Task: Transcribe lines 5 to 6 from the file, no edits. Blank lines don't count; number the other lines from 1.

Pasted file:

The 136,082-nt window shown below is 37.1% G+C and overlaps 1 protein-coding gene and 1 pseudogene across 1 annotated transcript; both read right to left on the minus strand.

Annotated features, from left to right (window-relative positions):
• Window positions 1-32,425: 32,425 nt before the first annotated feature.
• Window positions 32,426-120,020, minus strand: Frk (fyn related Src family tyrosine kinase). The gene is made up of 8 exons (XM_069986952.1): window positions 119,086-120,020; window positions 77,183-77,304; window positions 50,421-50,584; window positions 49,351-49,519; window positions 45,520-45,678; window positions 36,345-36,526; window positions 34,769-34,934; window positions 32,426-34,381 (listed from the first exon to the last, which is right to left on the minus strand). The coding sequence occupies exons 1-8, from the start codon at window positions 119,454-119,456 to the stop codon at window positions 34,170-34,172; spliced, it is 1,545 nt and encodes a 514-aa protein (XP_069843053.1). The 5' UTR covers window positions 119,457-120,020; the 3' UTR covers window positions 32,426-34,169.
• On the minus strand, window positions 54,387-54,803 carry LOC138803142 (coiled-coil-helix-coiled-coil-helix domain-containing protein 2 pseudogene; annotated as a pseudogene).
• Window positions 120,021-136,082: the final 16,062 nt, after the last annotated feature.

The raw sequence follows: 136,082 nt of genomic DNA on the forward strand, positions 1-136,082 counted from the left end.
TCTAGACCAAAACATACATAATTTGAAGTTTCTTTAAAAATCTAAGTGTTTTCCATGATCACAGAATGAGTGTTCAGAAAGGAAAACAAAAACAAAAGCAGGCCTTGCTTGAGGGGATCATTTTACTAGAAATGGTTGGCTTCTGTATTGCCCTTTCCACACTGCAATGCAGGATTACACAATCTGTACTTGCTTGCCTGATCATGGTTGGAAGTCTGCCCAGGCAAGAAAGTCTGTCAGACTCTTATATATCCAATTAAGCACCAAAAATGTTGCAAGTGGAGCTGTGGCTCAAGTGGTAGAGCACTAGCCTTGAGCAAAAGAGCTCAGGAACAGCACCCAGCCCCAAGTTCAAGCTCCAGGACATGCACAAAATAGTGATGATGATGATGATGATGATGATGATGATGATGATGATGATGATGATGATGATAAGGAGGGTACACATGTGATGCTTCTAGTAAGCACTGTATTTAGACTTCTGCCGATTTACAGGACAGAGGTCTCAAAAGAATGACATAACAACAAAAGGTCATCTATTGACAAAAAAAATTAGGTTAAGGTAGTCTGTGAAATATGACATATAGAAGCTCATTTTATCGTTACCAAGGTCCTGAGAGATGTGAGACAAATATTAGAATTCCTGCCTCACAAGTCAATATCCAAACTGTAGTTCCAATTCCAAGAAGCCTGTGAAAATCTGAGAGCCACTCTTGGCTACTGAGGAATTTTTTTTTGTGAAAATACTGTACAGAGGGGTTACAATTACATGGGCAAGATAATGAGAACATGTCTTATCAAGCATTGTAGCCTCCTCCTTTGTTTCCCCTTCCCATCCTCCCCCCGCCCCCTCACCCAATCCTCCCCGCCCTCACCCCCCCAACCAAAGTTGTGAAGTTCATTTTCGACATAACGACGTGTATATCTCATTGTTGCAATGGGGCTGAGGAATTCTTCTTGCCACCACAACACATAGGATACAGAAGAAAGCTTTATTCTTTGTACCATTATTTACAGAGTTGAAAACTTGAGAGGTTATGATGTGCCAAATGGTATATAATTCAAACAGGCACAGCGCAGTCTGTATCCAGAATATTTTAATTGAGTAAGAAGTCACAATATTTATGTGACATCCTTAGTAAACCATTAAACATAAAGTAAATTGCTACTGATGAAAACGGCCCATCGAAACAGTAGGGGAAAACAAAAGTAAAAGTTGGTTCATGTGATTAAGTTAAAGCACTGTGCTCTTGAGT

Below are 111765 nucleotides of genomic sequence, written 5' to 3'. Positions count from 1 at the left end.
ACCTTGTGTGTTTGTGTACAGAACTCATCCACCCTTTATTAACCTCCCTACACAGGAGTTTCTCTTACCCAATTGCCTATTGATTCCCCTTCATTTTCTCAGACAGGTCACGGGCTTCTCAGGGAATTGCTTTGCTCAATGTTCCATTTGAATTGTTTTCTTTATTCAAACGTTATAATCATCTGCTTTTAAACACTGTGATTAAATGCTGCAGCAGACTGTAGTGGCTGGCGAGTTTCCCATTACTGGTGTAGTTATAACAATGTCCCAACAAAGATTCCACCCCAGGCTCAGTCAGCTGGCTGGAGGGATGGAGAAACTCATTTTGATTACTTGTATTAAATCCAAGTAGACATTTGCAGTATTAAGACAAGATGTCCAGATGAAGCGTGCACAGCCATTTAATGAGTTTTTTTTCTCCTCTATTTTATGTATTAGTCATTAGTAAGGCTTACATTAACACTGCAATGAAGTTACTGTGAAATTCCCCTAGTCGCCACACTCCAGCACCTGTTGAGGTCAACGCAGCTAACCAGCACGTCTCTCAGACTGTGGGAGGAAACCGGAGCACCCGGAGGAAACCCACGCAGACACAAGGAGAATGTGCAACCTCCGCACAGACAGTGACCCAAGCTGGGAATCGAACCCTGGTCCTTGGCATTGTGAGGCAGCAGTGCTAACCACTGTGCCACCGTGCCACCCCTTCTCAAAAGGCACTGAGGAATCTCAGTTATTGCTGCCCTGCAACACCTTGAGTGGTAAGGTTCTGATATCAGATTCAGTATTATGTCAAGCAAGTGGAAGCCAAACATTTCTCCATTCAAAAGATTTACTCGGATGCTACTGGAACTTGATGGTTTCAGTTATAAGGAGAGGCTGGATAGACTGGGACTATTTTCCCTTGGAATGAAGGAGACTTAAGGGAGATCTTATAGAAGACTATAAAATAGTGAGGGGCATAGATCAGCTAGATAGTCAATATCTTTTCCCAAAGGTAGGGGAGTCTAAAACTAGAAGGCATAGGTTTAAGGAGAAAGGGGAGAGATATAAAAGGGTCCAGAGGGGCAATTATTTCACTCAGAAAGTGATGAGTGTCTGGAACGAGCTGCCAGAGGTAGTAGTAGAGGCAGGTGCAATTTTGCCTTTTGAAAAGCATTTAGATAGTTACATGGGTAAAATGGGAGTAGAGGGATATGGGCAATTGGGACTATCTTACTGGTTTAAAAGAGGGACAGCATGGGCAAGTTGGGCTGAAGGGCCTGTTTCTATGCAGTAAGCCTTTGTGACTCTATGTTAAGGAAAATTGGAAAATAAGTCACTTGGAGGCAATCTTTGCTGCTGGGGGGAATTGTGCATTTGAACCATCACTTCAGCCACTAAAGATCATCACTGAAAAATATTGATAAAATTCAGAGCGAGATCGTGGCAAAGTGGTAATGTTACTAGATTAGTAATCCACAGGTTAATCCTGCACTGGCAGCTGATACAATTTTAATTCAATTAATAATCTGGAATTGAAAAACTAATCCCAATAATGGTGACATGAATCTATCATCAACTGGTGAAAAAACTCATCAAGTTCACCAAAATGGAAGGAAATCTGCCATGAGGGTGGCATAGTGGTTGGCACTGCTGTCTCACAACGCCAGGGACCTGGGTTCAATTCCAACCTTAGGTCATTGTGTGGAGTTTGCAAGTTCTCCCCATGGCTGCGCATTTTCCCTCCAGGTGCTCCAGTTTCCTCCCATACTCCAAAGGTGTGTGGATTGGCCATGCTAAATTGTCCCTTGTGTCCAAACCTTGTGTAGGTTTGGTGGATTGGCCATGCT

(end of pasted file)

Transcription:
• On the minus strand, window positions 54,387-54,803 carry LOC138803142 (coiled-coil-helix-coiled-coil-helix domain-containing protein 2 pseudogene; annotated as a pseudogene).
• Window positions 120,021-136,082: the final 16,062 nt, after the last annotated feature.